In the marriage of structure and dramatic elements, you create the opportunity to evoke catharsis in your audience. The first element of drama is desire. Desire is almost like the connective tissue between the story arc and other elements of drama. Your protagonist’s wants are a catalyst for plot.
Another element of drama is suffering. Swicord explains, “We can see suffering in every movie. Some are suffering, suffering, suffering, interrupted by moments of sacrifice and then transformation. Sacrifice and transformation are also elements of drama.” Contemplation is another element of drama. “Contemplation is a moment of quiet, where the character is grappling with something in order to move on to the next. It isn’t just a rest for the audience, it’s an active moment where we often see a shift.”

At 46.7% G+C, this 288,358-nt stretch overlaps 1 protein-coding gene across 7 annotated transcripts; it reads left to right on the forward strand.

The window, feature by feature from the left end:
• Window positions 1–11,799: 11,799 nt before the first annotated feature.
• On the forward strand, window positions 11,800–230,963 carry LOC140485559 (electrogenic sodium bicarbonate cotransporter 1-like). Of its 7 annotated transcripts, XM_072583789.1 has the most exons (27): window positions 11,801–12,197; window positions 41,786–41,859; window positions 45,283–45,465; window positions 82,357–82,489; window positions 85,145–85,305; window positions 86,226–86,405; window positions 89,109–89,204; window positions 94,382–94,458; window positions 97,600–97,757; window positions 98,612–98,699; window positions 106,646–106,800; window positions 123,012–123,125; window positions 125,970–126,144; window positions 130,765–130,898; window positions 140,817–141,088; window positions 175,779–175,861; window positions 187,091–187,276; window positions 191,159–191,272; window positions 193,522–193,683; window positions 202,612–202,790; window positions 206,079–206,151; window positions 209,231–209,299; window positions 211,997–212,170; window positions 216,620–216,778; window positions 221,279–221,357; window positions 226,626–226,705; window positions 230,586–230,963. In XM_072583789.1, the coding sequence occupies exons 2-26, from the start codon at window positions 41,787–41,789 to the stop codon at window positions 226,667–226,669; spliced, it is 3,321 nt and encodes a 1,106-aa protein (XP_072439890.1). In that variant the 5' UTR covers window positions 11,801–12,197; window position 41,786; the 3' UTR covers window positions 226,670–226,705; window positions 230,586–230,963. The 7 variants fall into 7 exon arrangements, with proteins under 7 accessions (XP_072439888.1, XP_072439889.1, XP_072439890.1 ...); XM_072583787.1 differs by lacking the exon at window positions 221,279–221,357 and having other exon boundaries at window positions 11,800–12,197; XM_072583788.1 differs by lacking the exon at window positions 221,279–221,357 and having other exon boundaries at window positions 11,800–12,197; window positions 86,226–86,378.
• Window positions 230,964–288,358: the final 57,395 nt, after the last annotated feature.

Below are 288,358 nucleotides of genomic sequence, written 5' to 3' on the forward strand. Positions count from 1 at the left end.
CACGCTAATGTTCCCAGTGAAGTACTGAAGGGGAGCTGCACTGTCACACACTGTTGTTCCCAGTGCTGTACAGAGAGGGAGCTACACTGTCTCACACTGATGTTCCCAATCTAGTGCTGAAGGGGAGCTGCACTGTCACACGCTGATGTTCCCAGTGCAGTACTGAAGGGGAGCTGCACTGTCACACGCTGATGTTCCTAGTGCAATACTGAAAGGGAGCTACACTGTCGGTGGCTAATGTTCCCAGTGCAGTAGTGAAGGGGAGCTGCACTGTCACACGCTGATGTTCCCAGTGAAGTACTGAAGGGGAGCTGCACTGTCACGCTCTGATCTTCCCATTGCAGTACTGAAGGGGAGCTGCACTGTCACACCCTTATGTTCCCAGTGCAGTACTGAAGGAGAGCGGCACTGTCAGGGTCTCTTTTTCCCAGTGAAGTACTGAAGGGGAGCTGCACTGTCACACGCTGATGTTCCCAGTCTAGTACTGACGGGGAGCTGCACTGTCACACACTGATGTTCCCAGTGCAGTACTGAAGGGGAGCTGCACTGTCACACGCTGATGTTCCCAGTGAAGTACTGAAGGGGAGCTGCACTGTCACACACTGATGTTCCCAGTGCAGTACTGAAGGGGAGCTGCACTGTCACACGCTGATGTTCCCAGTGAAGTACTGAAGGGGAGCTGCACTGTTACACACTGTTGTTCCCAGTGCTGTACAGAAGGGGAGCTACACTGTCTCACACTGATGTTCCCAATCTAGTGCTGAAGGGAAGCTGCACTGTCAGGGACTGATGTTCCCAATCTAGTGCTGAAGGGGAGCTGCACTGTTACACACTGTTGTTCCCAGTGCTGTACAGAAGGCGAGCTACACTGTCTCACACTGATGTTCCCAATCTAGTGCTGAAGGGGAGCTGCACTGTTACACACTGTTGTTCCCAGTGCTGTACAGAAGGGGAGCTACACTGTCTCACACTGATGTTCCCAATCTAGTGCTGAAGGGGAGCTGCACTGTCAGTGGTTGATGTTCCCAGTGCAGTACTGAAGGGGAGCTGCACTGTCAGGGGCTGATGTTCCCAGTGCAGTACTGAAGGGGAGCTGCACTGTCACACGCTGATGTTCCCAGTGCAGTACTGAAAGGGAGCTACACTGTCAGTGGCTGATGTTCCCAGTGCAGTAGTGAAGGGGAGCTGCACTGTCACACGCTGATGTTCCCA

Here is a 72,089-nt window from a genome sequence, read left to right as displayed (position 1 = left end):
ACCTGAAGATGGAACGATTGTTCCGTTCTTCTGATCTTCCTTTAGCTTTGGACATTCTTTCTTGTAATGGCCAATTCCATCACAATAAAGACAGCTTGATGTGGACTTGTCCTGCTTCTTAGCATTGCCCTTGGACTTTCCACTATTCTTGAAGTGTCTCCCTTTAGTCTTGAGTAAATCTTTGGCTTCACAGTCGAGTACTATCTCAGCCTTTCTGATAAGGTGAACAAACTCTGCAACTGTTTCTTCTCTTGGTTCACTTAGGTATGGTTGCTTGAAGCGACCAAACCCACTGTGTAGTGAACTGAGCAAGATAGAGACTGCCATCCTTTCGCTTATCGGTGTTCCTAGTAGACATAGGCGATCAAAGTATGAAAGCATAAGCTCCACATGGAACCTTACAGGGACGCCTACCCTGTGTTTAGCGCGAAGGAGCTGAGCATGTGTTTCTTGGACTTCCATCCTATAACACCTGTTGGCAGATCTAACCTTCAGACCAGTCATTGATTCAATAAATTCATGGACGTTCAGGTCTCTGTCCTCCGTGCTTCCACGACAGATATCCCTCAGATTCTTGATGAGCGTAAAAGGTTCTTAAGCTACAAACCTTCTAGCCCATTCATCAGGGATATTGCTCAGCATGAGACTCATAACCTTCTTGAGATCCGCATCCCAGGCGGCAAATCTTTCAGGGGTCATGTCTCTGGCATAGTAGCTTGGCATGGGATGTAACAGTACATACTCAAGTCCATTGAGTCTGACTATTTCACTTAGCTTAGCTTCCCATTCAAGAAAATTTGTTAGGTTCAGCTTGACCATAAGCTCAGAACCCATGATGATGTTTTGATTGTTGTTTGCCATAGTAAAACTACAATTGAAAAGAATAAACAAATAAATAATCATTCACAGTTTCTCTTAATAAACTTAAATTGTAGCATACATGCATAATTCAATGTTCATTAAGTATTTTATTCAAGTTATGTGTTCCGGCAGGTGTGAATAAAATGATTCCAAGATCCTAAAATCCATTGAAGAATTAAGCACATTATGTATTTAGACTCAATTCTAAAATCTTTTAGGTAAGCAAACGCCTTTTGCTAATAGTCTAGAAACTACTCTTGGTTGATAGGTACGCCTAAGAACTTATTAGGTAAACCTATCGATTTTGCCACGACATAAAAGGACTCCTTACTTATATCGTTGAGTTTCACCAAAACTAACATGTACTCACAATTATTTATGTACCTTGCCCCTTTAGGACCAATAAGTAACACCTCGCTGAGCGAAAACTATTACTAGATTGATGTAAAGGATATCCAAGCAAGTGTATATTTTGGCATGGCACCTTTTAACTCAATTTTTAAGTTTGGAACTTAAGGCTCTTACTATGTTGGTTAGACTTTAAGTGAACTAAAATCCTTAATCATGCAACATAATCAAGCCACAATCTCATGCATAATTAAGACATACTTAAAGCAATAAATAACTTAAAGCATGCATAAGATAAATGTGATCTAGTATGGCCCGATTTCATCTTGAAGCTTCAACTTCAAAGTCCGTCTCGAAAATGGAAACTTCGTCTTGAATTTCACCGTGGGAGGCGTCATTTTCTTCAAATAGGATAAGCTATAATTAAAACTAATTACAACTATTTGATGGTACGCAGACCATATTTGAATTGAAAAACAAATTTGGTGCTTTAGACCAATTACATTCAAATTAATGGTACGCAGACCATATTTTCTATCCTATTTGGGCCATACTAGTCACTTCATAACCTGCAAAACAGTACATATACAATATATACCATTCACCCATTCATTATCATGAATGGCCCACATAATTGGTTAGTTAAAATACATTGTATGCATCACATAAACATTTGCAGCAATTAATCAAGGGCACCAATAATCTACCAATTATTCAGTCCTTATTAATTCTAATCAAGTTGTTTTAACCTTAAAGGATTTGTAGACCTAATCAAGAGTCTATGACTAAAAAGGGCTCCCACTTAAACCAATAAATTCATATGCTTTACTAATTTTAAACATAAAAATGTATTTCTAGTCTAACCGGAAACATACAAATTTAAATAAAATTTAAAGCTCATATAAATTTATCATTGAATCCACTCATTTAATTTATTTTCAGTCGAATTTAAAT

Swicord believes, “If you think of these elements of drama as being just elements in an algorithm, you can infinitely construct stories that rely on these elements of drama. No two will be alike, because there’s so many different ways that you can use all of these elements.”
Ingredient #5: Stakes & Boundaries
The first thing that Swicord highlights when discussing stakes is that the story must feel “real.” Meaning, there needs to be authenticity to the story, and you should not simply add unrealistic emotions for effect. She notes there also must be an, “immediacy, the sense of ‘I can do no other’ contained in the realness of this. You want every action to count. Each action can only happen now.”